Paula Scher, a distinguished alumni of Tyler and a pivotal figure at Pentagram, is celebrated for her intricate typographic map paintings that not only depict geographical locations but also embody her personal interpretations and social commentary. The ‘Philadelphia Explained’ project allowed me, along with my peers, to contribute to this narrative, offering our own insights and perceptions of the city we know so well.

As part of Tyler’s Distinguished Alumni Mentorship Program, Scher collaborated with over 150 participants, including myself, to piece together this vast artistic expression. Each of us was given a segment of Philadelphia to detail under Scher’s overarching vision, blending individual creativity with her iconic style. The project was not just about painting; it was about capturing the essence of Philadelphia through a collective lens, making the city’s complexities and nuances come alive on the gallery’s walls and floor.

The process was as educational as it was inspiring. Scher’s team at Pentagram meticulously vectorized her initial black-and-white painting of the area, setting the stage for our contributions. We, the students, were guided by specific guidelines on the scale and style of our strokes and lettering, ensuring a cohesive yet varied depiction of the city. The collaboration was not just a lesson in design but in synchronization and collective effort, with each brushstroke adding to a larger, shared vision.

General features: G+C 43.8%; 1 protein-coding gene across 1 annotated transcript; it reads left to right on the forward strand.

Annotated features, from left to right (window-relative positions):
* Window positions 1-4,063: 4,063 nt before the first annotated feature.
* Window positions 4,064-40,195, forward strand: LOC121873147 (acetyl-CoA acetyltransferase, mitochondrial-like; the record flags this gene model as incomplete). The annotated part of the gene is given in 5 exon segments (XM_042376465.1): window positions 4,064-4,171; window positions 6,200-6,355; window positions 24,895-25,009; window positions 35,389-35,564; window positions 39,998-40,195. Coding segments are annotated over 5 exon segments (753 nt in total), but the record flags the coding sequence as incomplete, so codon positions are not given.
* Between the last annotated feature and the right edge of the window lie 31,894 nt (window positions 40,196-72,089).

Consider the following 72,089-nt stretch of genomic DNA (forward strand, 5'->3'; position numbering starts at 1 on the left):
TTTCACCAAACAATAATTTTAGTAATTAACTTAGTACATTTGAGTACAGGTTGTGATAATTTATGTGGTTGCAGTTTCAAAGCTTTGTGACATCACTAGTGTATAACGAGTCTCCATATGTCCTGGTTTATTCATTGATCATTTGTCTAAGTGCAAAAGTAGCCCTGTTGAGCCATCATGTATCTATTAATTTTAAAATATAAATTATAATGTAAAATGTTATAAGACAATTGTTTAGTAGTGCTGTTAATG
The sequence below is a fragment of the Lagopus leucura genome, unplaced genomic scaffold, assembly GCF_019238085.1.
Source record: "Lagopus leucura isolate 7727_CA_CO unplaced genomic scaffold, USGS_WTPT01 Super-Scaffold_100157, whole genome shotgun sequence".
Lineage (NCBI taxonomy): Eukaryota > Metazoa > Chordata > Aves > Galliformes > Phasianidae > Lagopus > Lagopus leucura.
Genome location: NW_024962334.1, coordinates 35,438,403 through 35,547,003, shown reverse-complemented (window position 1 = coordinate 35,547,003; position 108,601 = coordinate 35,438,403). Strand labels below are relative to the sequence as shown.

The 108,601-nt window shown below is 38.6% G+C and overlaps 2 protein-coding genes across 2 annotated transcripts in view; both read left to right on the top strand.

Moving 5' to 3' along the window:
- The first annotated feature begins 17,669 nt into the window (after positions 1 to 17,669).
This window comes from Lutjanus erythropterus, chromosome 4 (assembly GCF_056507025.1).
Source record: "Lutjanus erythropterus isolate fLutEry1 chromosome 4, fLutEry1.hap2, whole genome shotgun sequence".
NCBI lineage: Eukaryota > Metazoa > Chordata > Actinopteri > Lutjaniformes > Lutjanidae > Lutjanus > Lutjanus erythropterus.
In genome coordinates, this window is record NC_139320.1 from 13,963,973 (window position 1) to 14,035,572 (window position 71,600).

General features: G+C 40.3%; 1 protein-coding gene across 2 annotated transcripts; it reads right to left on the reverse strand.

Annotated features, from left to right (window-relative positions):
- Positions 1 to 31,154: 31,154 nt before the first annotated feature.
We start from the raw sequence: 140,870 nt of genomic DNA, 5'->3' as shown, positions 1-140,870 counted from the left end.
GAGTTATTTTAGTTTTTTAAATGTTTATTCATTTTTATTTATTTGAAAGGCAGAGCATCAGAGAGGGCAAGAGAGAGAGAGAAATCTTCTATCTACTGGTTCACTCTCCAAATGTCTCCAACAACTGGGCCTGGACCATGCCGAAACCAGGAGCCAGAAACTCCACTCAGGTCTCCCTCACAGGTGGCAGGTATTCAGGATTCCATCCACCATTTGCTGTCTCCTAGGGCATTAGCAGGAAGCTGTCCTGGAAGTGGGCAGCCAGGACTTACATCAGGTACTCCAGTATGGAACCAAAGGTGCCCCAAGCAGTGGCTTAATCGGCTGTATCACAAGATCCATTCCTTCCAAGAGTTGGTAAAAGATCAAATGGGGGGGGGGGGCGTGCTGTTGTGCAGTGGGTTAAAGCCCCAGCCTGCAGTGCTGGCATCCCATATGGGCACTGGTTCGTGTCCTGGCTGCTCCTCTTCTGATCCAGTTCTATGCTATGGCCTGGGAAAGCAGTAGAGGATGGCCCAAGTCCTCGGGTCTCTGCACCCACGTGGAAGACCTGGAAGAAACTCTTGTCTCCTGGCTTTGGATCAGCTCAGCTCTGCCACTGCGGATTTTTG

The final piece was a sprawling, vibrant representation of Philadelphia that stretched across the 2,100 square-foot gallery. While geographically imprecise, the map pulsed with the personal experiences and interpretations of its creators, offering a textured, layered understanding of the city beyond mere landmarks and roads.

This collaboration with Paula Scher was more than an academic exercise; it was a profound intersection of learning and doing, of absorbing from a master and contributing to a masterpiece. The ‘Philadelphia Explained’ installation stands as a testament to the power of collective creativity and a deep, shared connection to our environment. As a participant, I found the experience immensely enriching, broadening my understanding of design and collaboration, and deepening my relationship with the city itself.

‘Philadelphia Explained’ was not just an artistic endeavor; it was a dialogue—a visual conversation among students, a renowned designer, and the city itself. It was an honor to be part of such an innovative project and to leave my mark on a piece of art that so vibrantly celebrates the spirit of Philadelphia.